Asked by | 3rd Apr, 2010, 10:15: AM
The vector (2, 3, 1) is normal (i.e perpendicular) to the plane 2x + 3y + z = 1.
The vector (1, 3, 2) is normal to the plane x + 3y + 2z = 2.
Now, the vector or cross product of these two normal vectors gives a vector which is perpendicular to both of them and which is therefore parallel to the line of intersection of the two planes. So this cross product will give a direction vector for the line of intersection.
The cross product of (2, 3, 1) and (1, 3, 2) is (3, -3, 3).
In order to find the vector equation of the line of intersection, we also need to find the position vector from the origin of some point which lies on it. So we need to find some point which lies on both the planes because then it must lie on their line of intersection. Any point which lies on both planes will do.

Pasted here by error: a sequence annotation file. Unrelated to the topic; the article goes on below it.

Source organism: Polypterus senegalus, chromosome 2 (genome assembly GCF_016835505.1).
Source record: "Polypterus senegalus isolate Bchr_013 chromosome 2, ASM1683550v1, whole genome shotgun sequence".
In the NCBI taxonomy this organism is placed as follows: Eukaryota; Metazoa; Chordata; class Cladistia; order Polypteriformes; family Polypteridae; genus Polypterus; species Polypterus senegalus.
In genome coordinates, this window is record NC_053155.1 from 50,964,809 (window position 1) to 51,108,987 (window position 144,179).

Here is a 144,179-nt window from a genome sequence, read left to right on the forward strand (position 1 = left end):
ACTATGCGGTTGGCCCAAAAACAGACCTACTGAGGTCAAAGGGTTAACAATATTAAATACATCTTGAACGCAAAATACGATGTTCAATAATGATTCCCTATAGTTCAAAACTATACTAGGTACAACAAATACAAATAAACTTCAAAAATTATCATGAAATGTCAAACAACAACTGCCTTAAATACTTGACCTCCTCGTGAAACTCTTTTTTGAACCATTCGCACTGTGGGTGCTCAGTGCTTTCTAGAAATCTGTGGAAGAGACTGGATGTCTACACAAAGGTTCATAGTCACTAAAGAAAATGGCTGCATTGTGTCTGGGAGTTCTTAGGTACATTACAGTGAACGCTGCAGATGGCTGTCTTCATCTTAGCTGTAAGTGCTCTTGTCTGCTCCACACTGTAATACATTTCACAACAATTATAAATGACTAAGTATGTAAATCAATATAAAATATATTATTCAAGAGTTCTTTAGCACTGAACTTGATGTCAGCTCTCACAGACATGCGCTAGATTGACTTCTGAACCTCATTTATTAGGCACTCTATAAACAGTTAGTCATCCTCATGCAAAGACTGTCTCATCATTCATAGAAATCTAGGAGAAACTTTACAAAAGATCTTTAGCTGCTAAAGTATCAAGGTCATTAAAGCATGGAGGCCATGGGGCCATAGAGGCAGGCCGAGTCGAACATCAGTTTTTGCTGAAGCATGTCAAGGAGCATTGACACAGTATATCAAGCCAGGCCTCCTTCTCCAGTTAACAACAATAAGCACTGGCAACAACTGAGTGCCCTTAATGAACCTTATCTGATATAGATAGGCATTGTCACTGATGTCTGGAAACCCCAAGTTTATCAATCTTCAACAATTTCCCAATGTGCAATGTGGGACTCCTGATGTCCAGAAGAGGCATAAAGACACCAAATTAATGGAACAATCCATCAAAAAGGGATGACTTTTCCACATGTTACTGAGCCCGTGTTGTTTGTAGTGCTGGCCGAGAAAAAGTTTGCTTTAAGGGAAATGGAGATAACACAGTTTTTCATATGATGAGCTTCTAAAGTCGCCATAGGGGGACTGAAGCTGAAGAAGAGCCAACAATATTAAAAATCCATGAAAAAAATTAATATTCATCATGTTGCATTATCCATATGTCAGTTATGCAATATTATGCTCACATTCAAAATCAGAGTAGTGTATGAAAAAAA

We can see that both planes will have points for which x = 0.
These points in 2x + 3y + z = 1 will have 3y + z = 1.
These points in x + 3y + 2z = 2 will have 3y + 2z = 2.
Solving these two equations simultaneously gives y = 0 and z = 1. So the point with position vector (0, 0, 1) lies on the line of intersection.
Therefore the equation of the line of intersection is
(x, y, z) = (0, 0, 1) + t (3, -3, 3)
=> x + 2y + (z-1) = 0.
Since, positive x axis makes angle α with this line,
therefore, (3, -3, 3).(1, 0, 0) = |(3, -3, 3)| |(1, 0, 0)| cosα
Answered by | 23rd Apr, 2010, 12:05: AM
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